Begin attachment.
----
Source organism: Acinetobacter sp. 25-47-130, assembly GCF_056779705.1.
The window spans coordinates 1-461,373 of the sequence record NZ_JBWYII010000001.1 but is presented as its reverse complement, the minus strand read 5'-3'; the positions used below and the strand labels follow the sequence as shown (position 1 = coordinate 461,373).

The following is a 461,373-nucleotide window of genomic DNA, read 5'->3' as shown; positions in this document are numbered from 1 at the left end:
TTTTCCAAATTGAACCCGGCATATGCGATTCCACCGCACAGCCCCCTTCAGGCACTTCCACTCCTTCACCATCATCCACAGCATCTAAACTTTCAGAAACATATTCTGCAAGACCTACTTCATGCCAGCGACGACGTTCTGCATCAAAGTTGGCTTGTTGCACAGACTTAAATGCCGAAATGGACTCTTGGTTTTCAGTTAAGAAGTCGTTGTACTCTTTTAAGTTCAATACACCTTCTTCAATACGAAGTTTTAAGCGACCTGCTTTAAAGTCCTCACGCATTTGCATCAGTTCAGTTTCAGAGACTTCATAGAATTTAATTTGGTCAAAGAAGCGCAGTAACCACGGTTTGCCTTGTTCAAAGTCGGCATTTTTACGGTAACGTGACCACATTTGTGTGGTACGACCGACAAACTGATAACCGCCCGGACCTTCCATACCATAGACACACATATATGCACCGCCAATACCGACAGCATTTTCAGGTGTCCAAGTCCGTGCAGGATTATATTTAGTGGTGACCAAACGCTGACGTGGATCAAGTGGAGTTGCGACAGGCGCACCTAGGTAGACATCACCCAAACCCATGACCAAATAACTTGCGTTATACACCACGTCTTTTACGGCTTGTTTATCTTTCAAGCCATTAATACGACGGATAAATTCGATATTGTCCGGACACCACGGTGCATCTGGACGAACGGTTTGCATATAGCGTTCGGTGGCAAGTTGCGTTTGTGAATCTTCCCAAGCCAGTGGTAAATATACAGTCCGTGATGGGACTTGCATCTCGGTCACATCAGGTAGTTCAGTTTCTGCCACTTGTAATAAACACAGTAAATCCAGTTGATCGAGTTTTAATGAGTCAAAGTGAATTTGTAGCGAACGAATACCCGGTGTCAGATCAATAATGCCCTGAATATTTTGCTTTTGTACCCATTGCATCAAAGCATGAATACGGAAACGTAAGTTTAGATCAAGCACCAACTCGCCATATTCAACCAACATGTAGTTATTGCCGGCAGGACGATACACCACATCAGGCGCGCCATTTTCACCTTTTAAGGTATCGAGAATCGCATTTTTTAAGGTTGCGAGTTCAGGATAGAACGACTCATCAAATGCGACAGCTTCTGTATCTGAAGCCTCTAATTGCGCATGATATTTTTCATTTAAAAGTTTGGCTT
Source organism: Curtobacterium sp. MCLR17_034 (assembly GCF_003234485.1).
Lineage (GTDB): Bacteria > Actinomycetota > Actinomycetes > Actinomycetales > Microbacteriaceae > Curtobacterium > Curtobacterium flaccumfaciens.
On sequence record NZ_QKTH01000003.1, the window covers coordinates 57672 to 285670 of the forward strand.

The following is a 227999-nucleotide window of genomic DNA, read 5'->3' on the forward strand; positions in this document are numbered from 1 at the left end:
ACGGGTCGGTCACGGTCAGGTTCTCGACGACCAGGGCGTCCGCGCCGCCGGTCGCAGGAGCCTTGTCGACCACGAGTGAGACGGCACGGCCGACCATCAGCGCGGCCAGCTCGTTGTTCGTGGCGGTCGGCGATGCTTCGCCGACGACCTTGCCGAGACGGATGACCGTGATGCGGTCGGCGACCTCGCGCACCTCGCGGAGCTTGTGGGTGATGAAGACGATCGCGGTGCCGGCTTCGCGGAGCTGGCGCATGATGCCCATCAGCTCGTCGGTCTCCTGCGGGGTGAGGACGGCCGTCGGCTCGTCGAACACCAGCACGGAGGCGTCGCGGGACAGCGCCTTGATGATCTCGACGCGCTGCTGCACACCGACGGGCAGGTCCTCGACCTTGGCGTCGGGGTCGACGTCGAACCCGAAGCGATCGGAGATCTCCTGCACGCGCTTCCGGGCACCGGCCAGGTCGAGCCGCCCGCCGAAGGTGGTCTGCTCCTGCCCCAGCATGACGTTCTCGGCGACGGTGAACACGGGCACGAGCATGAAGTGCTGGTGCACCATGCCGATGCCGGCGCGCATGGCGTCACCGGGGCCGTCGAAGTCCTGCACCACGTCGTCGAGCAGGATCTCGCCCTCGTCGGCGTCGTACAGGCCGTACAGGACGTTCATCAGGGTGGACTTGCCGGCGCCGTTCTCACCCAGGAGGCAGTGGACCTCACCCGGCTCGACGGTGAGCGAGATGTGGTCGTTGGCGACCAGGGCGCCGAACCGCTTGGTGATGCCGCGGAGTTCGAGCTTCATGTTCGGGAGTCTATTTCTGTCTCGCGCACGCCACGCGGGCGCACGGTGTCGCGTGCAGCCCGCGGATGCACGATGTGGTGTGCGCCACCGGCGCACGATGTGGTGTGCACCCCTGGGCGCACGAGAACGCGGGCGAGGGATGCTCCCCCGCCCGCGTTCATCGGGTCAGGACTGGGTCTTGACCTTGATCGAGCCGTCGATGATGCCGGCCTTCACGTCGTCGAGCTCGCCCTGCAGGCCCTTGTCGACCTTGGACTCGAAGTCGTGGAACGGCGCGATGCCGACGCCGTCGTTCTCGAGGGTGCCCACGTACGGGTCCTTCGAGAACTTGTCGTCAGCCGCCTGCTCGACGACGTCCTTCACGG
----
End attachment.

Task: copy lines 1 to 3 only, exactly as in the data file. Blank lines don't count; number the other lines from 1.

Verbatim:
Source organism: Acinetobacter sp. 25-47-130, assembly GCF_056779705.1.
The window spans coordinates 1-461,373 of the sequence record NZ_JBWYII010000001.1 but is presented as its reverse complement, the minus strand read 5'-3'; the positions used below and the strand labels follow the sequence as shown (position 1 = coordinate 461,373).

The following is a 461,373-nucleotide window of genomic DNA, read 5'->3' as shown; positions in this document are numbered from 1 at the left end: